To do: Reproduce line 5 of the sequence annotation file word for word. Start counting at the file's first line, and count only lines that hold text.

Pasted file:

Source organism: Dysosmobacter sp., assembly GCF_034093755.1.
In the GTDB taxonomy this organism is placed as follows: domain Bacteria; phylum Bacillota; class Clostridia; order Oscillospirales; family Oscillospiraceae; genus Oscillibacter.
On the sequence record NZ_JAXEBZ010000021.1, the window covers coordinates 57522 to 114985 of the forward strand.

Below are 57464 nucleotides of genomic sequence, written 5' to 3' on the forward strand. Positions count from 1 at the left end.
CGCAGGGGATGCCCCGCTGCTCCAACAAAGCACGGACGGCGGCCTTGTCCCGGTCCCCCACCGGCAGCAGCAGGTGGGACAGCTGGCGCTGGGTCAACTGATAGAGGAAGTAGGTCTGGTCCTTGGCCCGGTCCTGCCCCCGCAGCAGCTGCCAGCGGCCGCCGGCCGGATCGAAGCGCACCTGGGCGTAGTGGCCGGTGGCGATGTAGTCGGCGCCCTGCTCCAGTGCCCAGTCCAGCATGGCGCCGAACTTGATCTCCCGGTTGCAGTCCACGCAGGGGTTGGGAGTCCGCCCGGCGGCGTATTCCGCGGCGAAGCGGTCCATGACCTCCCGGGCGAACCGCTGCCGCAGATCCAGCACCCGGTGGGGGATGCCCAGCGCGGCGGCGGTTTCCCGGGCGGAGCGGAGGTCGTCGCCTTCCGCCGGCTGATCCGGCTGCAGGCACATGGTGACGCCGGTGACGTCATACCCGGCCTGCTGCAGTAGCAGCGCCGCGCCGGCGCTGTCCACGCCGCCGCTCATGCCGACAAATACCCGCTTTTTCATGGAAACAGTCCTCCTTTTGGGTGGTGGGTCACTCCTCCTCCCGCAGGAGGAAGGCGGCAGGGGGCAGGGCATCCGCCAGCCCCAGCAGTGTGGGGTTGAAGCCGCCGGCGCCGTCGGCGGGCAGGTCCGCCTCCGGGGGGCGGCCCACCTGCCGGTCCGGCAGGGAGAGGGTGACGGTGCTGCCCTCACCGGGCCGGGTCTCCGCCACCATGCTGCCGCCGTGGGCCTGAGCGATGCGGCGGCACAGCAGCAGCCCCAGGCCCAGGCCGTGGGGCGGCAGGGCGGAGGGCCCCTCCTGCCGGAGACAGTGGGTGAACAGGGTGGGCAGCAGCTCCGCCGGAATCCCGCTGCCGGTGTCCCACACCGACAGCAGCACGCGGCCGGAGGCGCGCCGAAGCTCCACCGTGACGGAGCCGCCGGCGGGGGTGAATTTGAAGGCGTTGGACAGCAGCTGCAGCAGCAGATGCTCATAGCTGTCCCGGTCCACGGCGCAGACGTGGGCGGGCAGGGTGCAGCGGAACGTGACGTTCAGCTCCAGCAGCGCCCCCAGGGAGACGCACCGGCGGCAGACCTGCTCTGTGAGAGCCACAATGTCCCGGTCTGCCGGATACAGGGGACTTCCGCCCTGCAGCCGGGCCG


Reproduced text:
CGCAGGGGATGCCCCGCTGCTCCAACAAAGCACGGACGGCGGCCTTGTCCCGGTCCCCCACCGGCAGCAGCAGGTGGGACAGCTGGCGCTGGGTCAACTGATAGAGGAAGTAGGTCTGGTCCTTGGCCCGGTCCTGCCCCCGCAGCAGCTGCCAGCGGCCGCCGGCCGGATCGAAGCGCACCTGGGCGTAGTGGCCGGTGGCGATGTAGTCGGCGCCCTGCTCCAGTGCCCAGTCCAGCATGGCGCCGAACTTGATCTCCCGGTTGCAGTCCACGCAGGGGTTGGGAGTCCGCCCGGCGGCGTATTCCGCGGCGAAGCGGTCCATGACCTCCCGGGCGAACCGCTGCCGCAGATCCAGCACCCGGTGGGGGATGCCCAGCGCGGCGGCGGTTTCCCGGGCGGAGCGGAGGTCGTCGCCTTCCGCCGGCTGATCCGGCTGCAGGCACATGGTGACGCCGGTGACGTCATACCCGGCCTGCTGCAGTAGCAGCGCCGCGCCGGCGCTGTCCACGCCGCCGCTCATGCCGACAAATACCCGCTTTTTCATGGAAACAGTCCTCCTTTTGGGTGGTGGGTCACTCCTCCTCCCGCAGGAGGAAGGCGGCAGGGGGCAGGGCATCCGCCAGCCCCAGCAGTGTGGGGTTGAAGCCGCCGGCGCCGTCGGCGGGCAGGTCCGCCTCCGGGGGGCGGCCCACCTGCCGGTCCGGCAGGGAGAGGGTGACGGTGCTGCCCTCACCGGGCCGGGTCTCCGCCACCATGCTGCCGCCGTGGGCCTGAGCGATGCGGCGGCACAGCAGCAGCCCCAGGCCCAGGCCGTGGGGCGGCAGGGCGGAGGGCCCCTCCTGCCGGAGACAGTGGGTGAACAGGGTGGGCAGCAGCTCCGCCGGAATCCCGCTGCCGGTGTCCCACACCGACAGCAGCACGCGGCCGGAGGCGCGCCGAAGCTCCACCGTGACGGAGCCGCCGGCGGGGGTGAATTTGAAGGCGTTGGACAGCAGCTGCAGCAGCAGATGCTCATAGCTGTCCCGGTCCACGGCGCAGACGTGGGCGGGCAGGGTGCAGCGGAACGTGACGTTCAGCTCCAGCAGCGCCCCCAGGGAGACGCACCGGCGGCAGACCTGCTCTGTGAGAGCCACAATGTCCCGGTCTGCCGGATACAGGGGACTTCCGCCCTGCAGCCGGGCCG